To achieve insulin independence, usually an islet yield of at least 300,000 islet equivalents per kilogram is required. Even though lower islet yields usually do not lead to insulin independence, such transplants can still prevent the development of brittle diabetes mellitus with its wide fluctuations in blood sugar levels and therefore can still improve the recipient’s physical and mental health.

Given the strict technical requirements for islet processing facilities (and the high costs associated with facility construction), only a handful of medical centers in the country offer a total pancreatectomy combined with a simultaneous islet autotransplant (TP-IAT). The prospect of either insulin independence or development of only a mild form of diabetes after a TP-IAT should be a major incentive for physicians to refer their patients with chronic pancreatitis to the few centers that offer the combined operation, rather than settling for the imperfect solution of a total pancreatectomy alone.

The key to a successful metabolic outcome after a TP-IAT lies in early referral. Yet all too often, patients with chronic pancreatitis are still subjected to inadequate endoscopic and surgical procedures that do not relieve their chronic pain but do cause further deterioration of their endocrine function and their overall quality of life. Early referral of patients with normal hemoglobin A1c levels, and with normal or slightly abnormal continuous glucose monitoring results, provides the best outcomes after a TP-IAT, as shown in our own experience and based on our novel technological innovations [1-4].

Of note, not only for adults, but also for children with chronic pancreatitis, outcomes after a TP-IAT have been very satisfactory. Delaying surgery until early adulthood needlessly erodes quality of life during childhood and adolescence, causing psychosocial and learning issues not only for the patient but also for the entire family.

When it comes to the treatment of patients with chronic pancreatitis, surgeons and gastroenterologists must become bolder: yes, a TP-IAT is a radical therapy - but the disease is not benign and not reversible. To date, a TP-IAT must be considered the only definitive treatment option early in the disease process, i.e., before the patient develops abnormal glucose metabolism and becomes dependent on pain medications. Once the diagnosis of chronic pancreatitis is established, the numerous endoscopic and inadequate surgical procedures that patients typically undergo are unnecessary and totally ignore the irreversibility of their disease. Only an early referral to a TP-IAT center will decrease chronic dependence on pain medications and improve metabolic outcome as well as quality of life. The time has come that surgeons, gastroenterologists and endocrinologists acknowledge that, with chronic pancreatitis, the most radical surgical option provides the best results and is, therefore, in the best interest of our patients.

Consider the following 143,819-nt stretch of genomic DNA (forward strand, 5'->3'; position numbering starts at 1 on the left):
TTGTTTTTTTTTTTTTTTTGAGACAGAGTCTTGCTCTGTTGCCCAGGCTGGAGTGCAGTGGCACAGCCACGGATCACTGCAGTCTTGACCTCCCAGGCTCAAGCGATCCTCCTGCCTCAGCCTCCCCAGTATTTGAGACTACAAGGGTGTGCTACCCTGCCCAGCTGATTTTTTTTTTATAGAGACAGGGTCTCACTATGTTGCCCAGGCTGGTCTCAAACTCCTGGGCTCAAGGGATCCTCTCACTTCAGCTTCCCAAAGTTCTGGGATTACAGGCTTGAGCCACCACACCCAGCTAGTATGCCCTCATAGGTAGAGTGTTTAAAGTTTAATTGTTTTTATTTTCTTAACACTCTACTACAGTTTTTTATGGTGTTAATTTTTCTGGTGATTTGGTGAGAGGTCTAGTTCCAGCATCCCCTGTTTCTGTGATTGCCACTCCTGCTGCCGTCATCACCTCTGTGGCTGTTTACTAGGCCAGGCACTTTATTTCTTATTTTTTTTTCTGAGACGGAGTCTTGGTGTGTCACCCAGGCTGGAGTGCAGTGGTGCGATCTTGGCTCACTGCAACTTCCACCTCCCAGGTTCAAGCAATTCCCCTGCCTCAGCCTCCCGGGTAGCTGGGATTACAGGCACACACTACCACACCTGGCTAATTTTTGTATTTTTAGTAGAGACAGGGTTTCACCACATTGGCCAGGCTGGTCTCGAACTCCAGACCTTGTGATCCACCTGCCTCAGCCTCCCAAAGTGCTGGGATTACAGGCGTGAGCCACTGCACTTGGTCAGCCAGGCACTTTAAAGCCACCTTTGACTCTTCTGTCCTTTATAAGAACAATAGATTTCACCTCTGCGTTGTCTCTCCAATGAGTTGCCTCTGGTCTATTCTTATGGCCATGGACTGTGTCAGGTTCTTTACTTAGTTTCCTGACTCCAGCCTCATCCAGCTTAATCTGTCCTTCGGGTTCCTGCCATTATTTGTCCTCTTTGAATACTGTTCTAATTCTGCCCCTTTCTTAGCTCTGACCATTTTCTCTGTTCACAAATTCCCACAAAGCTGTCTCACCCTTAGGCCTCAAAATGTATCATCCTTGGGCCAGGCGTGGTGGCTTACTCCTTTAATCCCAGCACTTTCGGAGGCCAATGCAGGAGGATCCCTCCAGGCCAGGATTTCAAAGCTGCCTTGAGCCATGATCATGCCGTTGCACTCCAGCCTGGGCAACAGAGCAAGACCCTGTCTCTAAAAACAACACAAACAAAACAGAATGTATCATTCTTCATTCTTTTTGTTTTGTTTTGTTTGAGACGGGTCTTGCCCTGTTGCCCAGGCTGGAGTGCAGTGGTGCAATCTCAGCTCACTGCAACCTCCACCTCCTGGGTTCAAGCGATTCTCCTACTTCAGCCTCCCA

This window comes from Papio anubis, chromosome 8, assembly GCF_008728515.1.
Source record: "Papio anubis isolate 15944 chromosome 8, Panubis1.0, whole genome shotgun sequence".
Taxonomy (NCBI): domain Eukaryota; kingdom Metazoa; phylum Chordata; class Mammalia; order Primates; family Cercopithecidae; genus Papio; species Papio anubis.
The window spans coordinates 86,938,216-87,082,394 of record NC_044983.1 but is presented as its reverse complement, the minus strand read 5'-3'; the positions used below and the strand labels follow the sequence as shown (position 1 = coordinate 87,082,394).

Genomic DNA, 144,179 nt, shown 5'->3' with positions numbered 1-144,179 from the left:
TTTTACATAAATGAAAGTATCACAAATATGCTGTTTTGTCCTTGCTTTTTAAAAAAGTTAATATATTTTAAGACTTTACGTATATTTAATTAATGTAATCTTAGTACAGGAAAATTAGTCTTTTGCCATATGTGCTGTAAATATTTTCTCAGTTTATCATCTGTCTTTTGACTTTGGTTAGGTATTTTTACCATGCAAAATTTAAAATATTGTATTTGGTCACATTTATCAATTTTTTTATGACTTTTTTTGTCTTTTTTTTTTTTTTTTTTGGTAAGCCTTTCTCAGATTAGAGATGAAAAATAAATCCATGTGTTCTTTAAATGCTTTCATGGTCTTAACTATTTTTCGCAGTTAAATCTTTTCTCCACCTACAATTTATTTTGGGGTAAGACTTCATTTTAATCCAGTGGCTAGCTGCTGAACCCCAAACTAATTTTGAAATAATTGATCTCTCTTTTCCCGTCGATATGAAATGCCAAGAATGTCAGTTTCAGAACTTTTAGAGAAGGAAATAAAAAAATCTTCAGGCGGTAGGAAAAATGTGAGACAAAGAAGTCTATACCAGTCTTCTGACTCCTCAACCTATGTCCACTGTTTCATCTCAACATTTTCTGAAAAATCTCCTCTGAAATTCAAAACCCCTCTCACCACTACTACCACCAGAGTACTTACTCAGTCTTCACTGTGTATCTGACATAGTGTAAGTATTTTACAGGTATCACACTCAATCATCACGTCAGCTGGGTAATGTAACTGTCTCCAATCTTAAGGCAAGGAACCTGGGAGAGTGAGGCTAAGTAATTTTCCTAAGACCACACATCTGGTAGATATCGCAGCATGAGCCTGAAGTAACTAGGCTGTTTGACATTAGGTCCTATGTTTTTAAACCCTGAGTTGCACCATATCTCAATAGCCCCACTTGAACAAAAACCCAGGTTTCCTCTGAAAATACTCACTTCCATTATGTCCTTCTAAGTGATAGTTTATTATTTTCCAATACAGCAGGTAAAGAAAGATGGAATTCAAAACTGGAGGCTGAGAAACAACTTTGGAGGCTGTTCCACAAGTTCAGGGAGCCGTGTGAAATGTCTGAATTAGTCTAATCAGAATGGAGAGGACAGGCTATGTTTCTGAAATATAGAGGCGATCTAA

References
  1. Desai CS, Stephenson DA, Khan KM, Jie T, Gruessner AC, et al. (2011) Novel technique of total pancreatectomy before autologous islet transplants in chronic pancreatitis patients. J Am Coll Surg 213: e29-34.

  2. Galvani CA, Rilo HR, Samamé J, Gruessner RW (2013) First fully robotic-assisted total pancreatectomy combined with islet autotransplant for the treatment of chronic pancreatitis: a case report. Pancreas 42: 1188-1189.

  3. Gruessner RW, Cercone R, Galvani C, Rana A, Porubsky M, et al. (2014) Results of open and robot-assisted pancreatectomies with autologous islet transplantations: treating chronic pancreatitis and preventing surgically induced diabetes. Transplant Proc 46: 1978-1979.

  4. Georgiev G, Beltran De Rio M, Gruessner A, Tiwari M, Cercone R, et al. (2015) Patient quality of life and pain improve after autologous islet transplantation (AIT) for treatment of chronic pancreatitis: 53 patient series at the University of Arizona. Pancreatology 15: 40-45.